Webhooks allow you to notify an application, or other external service, when certain events occur in Confluence. For example, you can configure webhooks to update an issue tracker, or trigger notifications in a chat tool.
On this page:
A webhook consists of:
- One or more events – such as page creation, or space removed. You can select multiple events to trigger the webhook.
- A URL – the endpoint where you want Confluence to send the event payloads when a matching event happens.
Once created, Confluence will listen for these events, and send the event payload, in JSON format, to the URL you specified.
Securing the webhook
Confluence uses webhook secrets to authenticate the payload. Combined with HTTPS, it helps ensure the message transmitted is the one that Confluence intended to send, and that the contents were not tampered with.
When you define a secret for a webhook, each request is signed via a Hash-based Message Authentication Code (HMAC). The default for this algorithm is HMACSha256. The header X-Hub-Signature is defined and contains the HMAC.
To authenticate the validity of the message payload, the receiver can perform the HMAC algorithm on the received body with the secret as the key to the HMAC algorithm. If the results don't match, it may indicate there was a problem with transmission that has caused the message payload to change.
Create a new webhook
You need Confluence Administrator or System Administrator global permissions to create a webhook.
To create a new webhook:
- Go to Administration > General Configuration >Webhooks.
- Enter a title for your webhook.
- Enter the URL of the application or server.
- Enter a secret. This is a string of up to 255 characters that you define.
- Select Test connection to check you can reach the application or server.
- Choose the events that should trigger the webhook.
- Select Active to make your webhook available immediately.
- Select Create.
Screenshot: Creating a webhook to notify a chat application when a space is created or removed.
You can also create a webhook using the API. See Webhooks in the Confluence developer documentation.
You can configure your webhook to be triggered by the following events.
|a file is attached to a page or blog post
a file is deleted (sent to the trash) from the attachments page
(not triggered when a version is deleted from the file history)
|a file is restored from the trash
|a file is purged from the trash
|a new file version of is uploaded directly or by editing the file
|a blog post is published
|a blog post is deleted (sent to the trash)
|a blog post is restored from the trash
|a blog post is purged from the trash
|a blog post is edited
|a page is created from a blueprint (such as meeting notes, decision, or how-to)
|a page comment, inline comment or file comment is made
|a page comment, inline comment, or file comment is deleted
|a page comment, inline comment, or file comment is edited
|a page, blog post, attachment (file), comment (page, inline, or file), or other file (such as a space logo) is created or uploaded.
|a page, blog post, or attachment (file) is restored from the trash
|a page, blog post, or attachment (file) is purged from the trash
|a page, blog post, attachment (file), or comment (page, inline, and file) is edited.
|a view or edit restriction is applied or removed from a page or blog post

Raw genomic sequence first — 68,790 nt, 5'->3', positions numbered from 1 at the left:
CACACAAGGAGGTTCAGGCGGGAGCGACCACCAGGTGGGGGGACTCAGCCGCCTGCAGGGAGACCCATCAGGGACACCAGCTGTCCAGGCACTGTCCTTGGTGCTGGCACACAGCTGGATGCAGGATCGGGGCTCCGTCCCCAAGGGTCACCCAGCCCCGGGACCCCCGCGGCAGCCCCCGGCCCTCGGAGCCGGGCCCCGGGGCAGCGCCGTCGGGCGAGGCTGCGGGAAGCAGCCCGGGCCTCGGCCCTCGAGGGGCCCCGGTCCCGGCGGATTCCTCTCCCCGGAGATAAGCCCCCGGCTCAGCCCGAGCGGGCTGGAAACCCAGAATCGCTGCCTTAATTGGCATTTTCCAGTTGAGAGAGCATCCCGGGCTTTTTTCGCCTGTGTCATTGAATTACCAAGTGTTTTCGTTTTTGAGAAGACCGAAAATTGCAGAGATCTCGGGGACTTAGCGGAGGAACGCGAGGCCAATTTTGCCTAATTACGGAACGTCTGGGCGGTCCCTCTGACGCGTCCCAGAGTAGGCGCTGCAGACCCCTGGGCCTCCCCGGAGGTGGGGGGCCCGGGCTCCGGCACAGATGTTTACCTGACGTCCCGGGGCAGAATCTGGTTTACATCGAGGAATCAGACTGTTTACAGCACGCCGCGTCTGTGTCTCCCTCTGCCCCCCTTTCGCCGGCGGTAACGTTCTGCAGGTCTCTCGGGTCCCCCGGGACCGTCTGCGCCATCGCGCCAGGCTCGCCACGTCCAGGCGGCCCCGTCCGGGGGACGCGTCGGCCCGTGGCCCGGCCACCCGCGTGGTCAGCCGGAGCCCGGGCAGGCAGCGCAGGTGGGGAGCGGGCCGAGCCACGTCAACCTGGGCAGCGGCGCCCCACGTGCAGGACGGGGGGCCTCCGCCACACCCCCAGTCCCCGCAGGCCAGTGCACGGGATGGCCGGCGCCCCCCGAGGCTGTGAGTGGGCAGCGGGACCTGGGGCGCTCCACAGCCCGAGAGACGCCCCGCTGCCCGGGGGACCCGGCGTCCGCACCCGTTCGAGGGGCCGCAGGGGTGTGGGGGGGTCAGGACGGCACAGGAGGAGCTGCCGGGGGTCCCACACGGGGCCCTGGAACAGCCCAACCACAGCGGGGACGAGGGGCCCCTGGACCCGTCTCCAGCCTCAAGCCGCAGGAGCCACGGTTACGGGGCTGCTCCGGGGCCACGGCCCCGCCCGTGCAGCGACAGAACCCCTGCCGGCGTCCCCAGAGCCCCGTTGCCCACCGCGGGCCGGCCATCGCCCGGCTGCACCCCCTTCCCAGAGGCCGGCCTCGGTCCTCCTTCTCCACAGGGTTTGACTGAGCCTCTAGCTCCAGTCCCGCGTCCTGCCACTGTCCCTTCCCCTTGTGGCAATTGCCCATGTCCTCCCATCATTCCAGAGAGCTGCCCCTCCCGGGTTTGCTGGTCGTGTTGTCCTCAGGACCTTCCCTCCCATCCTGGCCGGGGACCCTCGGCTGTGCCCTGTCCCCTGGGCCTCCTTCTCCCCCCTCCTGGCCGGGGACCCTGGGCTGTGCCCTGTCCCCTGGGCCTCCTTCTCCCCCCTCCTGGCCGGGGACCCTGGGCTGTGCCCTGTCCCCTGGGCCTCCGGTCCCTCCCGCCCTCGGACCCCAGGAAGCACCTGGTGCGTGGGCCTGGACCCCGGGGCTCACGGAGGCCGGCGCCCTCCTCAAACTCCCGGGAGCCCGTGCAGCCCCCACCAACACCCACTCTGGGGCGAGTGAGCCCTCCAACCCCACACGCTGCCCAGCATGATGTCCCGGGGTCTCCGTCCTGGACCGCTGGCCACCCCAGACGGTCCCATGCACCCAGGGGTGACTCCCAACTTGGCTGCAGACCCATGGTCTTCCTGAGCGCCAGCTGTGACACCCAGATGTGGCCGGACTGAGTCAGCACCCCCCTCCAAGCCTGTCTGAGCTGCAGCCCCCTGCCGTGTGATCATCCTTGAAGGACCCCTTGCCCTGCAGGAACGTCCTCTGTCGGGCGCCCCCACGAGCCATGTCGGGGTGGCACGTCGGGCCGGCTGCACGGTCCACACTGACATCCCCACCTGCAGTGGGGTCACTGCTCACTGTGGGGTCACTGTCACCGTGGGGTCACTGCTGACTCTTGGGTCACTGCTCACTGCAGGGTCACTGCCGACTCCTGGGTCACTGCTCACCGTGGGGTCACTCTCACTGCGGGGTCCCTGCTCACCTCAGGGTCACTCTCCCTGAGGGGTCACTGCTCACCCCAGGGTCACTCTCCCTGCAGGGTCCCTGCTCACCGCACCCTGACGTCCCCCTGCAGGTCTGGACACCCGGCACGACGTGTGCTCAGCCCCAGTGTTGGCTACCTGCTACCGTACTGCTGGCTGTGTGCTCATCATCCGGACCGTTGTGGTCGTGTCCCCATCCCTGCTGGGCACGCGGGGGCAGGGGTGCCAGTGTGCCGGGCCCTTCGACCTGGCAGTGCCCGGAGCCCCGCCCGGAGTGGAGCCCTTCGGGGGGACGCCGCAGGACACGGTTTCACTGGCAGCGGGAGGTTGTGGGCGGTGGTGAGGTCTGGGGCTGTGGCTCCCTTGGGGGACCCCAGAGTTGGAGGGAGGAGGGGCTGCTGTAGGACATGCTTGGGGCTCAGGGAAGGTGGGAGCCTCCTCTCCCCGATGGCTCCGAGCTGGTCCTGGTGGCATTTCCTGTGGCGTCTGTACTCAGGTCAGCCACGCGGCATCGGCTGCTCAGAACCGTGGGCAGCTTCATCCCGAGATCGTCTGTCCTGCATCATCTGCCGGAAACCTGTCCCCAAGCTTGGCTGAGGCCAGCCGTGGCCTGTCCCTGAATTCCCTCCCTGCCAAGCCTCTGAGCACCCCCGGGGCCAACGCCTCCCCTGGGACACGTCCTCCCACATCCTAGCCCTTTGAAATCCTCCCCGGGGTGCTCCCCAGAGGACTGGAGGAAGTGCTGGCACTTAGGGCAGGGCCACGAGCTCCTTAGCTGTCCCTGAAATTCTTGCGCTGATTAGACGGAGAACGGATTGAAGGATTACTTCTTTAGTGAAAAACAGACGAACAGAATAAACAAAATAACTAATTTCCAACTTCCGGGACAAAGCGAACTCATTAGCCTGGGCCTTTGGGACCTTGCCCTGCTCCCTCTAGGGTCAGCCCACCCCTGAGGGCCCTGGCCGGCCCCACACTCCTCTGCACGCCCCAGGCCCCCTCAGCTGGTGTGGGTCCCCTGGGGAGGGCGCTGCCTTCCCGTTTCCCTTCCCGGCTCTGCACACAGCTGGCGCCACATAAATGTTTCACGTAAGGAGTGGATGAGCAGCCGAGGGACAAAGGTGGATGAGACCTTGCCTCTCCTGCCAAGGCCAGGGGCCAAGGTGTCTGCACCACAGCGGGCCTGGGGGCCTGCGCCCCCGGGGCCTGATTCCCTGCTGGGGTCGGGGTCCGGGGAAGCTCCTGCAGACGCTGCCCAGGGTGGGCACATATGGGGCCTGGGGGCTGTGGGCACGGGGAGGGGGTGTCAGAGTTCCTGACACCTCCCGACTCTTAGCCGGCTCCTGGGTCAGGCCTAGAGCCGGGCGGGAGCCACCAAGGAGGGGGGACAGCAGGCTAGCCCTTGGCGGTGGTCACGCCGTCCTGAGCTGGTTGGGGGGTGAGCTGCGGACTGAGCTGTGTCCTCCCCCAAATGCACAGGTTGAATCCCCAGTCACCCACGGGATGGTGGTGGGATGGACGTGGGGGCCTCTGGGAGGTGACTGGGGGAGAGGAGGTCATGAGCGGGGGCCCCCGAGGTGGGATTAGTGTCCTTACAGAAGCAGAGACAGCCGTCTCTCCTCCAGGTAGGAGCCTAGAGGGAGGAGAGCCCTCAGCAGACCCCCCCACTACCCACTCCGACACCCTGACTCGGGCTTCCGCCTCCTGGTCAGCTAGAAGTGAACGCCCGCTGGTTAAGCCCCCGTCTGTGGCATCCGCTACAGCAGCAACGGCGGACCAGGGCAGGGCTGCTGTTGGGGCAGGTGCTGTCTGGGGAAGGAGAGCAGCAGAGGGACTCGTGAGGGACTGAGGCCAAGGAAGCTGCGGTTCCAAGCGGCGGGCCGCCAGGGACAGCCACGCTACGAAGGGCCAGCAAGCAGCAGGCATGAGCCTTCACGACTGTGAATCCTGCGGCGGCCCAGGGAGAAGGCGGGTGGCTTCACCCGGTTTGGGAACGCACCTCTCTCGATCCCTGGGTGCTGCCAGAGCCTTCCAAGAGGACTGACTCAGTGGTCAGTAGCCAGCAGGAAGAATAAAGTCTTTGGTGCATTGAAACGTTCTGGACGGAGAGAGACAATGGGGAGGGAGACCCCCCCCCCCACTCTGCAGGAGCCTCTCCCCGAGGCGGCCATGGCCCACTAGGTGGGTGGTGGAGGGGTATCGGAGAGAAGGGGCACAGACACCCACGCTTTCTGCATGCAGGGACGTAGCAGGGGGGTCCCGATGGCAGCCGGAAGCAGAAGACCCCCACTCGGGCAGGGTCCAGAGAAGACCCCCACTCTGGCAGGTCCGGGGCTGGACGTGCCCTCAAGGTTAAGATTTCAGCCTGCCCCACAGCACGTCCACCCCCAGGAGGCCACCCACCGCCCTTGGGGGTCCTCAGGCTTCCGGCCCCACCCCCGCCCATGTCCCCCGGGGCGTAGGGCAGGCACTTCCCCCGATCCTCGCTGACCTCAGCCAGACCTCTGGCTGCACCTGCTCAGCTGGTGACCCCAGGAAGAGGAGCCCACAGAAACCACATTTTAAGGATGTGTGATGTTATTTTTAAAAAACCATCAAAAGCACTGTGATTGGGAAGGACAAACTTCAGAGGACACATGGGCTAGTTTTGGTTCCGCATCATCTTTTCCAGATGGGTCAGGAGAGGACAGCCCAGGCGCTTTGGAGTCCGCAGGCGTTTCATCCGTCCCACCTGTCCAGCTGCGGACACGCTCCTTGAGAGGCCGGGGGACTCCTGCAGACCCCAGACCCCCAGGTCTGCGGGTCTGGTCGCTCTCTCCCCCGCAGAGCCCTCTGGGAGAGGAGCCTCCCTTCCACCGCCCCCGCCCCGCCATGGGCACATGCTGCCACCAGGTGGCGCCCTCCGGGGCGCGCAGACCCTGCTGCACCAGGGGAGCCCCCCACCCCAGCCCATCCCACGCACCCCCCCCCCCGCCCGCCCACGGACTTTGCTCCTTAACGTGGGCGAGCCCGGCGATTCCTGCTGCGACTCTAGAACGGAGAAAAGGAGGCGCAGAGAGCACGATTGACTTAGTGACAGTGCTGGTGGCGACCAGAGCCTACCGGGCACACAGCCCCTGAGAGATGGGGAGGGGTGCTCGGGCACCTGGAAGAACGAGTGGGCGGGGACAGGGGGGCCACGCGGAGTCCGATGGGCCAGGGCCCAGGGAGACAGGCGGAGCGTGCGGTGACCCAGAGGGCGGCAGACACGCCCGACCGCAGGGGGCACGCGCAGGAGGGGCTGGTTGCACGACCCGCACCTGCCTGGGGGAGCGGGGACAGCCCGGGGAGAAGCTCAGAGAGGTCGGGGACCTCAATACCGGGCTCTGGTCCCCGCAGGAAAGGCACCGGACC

|a new group is created
|a group is deleted
|an existing label is applied to a page, blog post, or space
a label is added for the first time (did not already exist)
|a label is removed from the last page, blog post, or space, and so ceases to exist
|a label is removed from a page, blog post, or space
the default ordering of pages is changed to alphabetical in the Space Tools > Reorder pages tab
(is not triggered when you drag a page, or move a page, to change the page order)
a page is published for the first time, including pages created from a template or blueprint
|a page is moved to a different position in the page tree, to a different parent page, or to another space
|a page is deleted (sent to the trash)
|a page is restored from the trash
|a page is purged from the trash
|a page is edited (triggered at the point the unpublished changes are published)
|a new space is created
|a new file is uploaded for use as the logo of a space
space permissions are changed in the Space Tools > Permissions tab
(is not triggered when you edit space permissions using Inspect Permissions)
|a space is deleted
|the space details (title, description, status) is updated in the Space Tools > Overview tab
|a specific theme or default theme is applied to to a space or the whole site
|a new user account is created
|a user account is disabled
|someone follows a user
|a disabled user account is enabled
|a user account is deleted
Here's an example of the event payload for the
page_trashed event. This is the raw data that's sent, in JSON format, to your endpoint.
You'll note that the content is comprised mostly of IDs. This is to ensure that identifiable information is not stored by third party services, or leaked to users who do not have permission to see it.
Once received, you can use the REST API to interpret these IDs. See Confluence Server Rest API.
To help protect your Confluence site, any webhooks that fail consistently, are skipped for a period of time. By default, if a webhook fails five times, it is considered unhealthy and is skipped, initially for 10 seconds. If it continues to fail, it will be gradually shipped for longer periods, up to 10 hours.
A webhook may also be skipped if there are too many webhooks in flight. If there are 500 webhooks being invoked, further requests will be skipped until the number in flight drops below 500.